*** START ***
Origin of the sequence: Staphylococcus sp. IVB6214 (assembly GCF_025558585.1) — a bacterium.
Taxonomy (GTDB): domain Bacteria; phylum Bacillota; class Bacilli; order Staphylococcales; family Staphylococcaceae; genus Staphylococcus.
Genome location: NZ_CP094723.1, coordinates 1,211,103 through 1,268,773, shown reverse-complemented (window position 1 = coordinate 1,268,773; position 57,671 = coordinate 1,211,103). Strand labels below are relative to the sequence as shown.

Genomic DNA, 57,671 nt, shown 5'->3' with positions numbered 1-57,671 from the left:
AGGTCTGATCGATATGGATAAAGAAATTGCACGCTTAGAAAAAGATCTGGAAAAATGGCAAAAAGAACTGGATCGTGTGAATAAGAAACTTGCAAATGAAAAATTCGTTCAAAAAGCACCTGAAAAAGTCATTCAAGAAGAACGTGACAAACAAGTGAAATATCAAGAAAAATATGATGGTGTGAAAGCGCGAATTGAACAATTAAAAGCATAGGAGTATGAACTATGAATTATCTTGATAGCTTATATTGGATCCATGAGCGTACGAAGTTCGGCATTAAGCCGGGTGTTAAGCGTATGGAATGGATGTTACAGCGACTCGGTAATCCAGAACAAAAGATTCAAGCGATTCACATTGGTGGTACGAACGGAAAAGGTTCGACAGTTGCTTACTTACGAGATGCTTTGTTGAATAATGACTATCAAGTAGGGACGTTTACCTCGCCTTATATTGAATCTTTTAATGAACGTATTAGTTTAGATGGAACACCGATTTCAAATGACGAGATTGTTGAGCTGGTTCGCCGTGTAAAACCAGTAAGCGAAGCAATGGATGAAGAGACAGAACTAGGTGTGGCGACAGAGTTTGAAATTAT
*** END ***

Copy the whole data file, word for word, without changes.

Origin of the sequence: Staphylococcus sp. IVB6214 (assembly GCF_025558585.1) — a bacterium.
Taxonomy (GTDB): domain Bacteria; phylum Bacillota; class Bacilli; order Staphylococcales; family Staphylococcaceae; genus Staphylococcus.
Genome location: NZ_CP094723.1, coordinates 1,211,103 through 1,268,773, shown reverse-complemented (window position 1 = coordinate 1,268,773; position 57,671 = coordinate 1,211,103). Strand labels below are relative to the sequence as shown.

Genomic DNA, 57,671 nt, shown 5'->3' with positions numbered 1-57,671 from the left:
AGGTCTGATCGATATGGATAAAGAAATTGCACGCTTAGAAAAAGATCTGGAAAAATGGCAAAAAGAACTGGATCGTGTGAATAAGAAACTTGCAAATGAAAAATTCGTTCAAAAAGCACCTGAAAAAGTCATTCAAGAAGAACGTGACAAACAAGTGAAATATCAAGAAAAATATGATGGTGTGAAAGCGCGAATTGAACAATTAAAAGCATAGGAGTATGAACTATGAATTATCTTGATAGCTTATATTGGATCCATGAGCGTACGAAGTTCGGCATTAAGCCGGGTGTTAAGCGTATGGAATGGATGTTACAGCGACTCGGTAATCCAGAACAAAAGATTCAAGCGATTCACATTGGTGGTACGAACGGAAAAGGTTCGACAGTTGCTTACTTACGAGATGCTTTGTTGAATAATGACTATCAAGTAGGGACGTTTACCTCGCCTTATATTGAATCTTTTAATGAACGTATTAGTTTAGATGGAACACCGATTTCAAATGACGAGATTGTTGAGCTGGTTCGCCGTGTAAAACCAGTAAGCGAAGCAATGGATGAAGAGACAGAACTAGGTGTGGCGACAGAGTTTGAAATTAT